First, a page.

Breach, Threat Management, Data Security, Malware, Ransomware

LeBron James among the 1st stars to have their stolen law firm files put up for auction

The Sodinokibi/REvil ransomware gang has apparently made good on its threat to auction off files it lifted from celebrity law firm Grubman Shire Meiselas & Sacks.

The group on July 1 reportedly placed legal documents corresponding to Nicki Minaj, Mariah Carey and LeBron James up for bid, with the starting price set at $600,000 per lot. The next set of auctions is set for July 3 and will include documents pertaining to entertainment and media companies Bad Boy Entertainment Holdings ($750,000), Universal ($1 million) and MTV ($1 million).

Bidders can buy all of the stolen documents from all clients for $42 million, which is the amount the attackers were demanding in ransom from the law firm, which has refused to pay.

Auctioning off stolen data creates another potential avenue for monetization while also ratcheting up pressure on victims to pay or at least negotiate.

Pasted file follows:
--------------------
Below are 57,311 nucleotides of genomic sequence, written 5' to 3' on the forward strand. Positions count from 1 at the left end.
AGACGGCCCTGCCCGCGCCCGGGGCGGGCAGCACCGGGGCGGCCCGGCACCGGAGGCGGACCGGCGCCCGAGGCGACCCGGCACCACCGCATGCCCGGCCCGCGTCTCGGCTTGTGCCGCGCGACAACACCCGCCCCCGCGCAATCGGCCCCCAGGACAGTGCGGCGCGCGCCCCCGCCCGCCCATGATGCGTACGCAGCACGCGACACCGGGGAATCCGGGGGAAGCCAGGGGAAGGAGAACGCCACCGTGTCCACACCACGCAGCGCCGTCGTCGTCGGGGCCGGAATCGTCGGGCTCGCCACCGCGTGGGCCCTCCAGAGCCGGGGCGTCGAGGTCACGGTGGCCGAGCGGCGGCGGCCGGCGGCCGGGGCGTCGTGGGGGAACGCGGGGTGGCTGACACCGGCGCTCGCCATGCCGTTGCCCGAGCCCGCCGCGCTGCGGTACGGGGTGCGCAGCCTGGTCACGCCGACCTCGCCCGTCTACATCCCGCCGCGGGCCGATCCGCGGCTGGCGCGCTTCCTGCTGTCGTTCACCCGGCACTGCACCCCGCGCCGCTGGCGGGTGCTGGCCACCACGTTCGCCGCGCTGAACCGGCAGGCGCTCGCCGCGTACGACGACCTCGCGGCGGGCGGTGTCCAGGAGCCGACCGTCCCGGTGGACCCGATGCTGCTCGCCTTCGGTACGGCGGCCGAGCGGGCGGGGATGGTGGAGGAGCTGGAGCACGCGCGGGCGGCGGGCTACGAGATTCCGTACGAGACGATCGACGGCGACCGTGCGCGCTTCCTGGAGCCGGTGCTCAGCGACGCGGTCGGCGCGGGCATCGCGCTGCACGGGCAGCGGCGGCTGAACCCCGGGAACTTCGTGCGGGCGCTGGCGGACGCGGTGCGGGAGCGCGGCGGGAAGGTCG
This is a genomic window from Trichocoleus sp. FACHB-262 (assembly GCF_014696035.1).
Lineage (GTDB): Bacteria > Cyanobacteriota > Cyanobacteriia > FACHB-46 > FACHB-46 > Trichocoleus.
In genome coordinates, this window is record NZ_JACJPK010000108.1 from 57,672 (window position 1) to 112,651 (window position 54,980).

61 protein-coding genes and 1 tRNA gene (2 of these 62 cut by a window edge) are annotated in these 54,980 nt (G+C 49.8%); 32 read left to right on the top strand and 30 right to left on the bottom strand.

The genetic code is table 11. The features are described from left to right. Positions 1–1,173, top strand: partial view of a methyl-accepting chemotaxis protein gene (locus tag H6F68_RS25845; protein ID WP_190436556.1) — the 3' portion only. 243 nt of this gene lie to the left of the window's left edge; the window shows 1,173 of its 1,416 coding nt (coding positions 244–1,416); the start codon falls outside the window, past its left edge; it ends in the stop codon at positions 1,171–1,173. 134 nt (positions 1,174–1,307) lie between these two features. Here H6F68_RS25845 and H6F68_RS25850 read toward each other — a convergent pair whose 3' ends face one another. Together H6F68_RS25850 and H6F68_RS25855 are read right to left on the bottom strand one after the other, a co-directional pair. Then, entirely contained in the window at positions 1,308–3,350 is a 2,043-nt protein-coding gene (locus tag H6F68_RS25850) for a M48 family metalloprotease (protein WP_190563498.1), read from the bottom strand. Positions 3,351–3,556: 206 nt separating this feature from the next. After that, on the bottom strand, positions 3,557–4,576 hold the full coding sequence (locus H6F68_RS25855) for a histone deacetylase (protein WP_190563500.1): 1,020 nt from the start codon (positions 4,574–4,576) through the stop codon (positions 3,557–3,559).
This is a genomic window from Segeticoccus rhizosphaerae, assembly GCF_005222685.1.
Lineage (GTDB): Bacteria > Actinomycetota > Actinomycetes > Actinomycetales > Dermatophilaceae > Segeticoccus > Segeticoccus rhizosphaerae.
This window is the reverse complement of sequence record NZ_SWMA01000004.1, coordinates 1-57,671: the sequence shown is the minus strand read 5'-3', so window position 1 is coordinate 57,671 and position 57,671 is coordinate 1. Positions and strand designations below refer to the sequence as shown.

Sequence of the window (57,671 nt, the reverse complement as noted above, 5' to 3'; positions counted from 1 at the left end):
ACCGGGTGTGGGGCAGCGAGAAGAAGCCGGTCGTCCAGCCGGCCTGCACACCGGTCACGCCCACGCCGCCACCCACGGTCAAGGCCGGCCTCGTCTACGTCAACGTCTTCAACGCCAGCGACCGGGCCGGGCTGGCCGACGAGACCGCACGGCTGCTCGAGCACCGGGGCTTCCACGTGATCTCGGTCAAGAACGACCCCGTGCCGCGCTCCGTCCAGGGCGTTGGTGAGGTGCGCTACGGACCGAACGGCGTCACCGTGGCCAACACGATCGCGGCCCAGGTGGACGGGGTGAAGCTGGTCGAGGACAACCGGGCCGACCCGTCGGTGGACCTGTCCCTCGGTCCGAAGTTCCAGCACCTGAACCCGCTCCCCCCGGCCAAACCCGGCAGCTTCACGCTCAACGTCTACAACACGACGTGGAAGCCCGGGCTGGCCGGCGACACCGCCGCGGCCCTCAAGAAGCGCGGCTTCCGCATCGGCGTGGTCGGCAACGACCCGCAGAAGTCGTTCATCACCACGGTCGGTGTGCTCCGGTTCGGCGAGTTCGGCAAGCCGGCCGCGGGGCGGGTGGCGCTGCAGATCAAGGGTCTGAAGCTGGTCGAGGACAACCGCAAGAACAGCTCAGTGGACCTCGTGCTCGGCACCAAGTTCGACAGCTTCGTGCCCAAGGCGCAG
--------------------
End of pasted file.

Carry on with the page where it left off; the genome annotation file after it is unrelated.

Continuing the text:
"I’m not sure whether REvil actually anticipates being able to monetize this data. Who’d pay so much for legal documents? The celebrities?" said Brett Callow, threat analyst at Emsisoft. "It could be the case that the group is conducting the auction simply to demonstrate to future victims that they can cause problems that extend well beyond the initial ransomware attack and that payment is the least painful option."

It was approximately one month ago that the Sodinokibi group first announced the launch of its own auction websiteReportedly, the group debuted its new service by offering up files stolen from a Canadian agriculture company. Another news report identified a second victim as a food and harvest distributor with more than 10,000 stolen files up for auction. At the time, the group also reportedly floated the idea of selling files on Madonna from Grubman Shire Meiselas & Sacks, but for now it appears that the group instead has opted to focus on other celebrities and media entities.

Bradley Barth

As director of multimedia content strategy at CyberRisk Alliance, Bradley Barth develops content for online conferences, webcasts, podcasts video/multimedia projects — often serving as moderator or host. For nearly six years, he wrote and reported for SC Media as deputy editor and, before that, senior reporter. He was previously a program executive with the tech-focused PR firm Voxus. Past journalistic experience includes stints as business editor at Executive Technology, a staff writer at New York Sportscene and a freelance journalist covering travel and entertainment. In his spare time, Bradley also writes screenplays.

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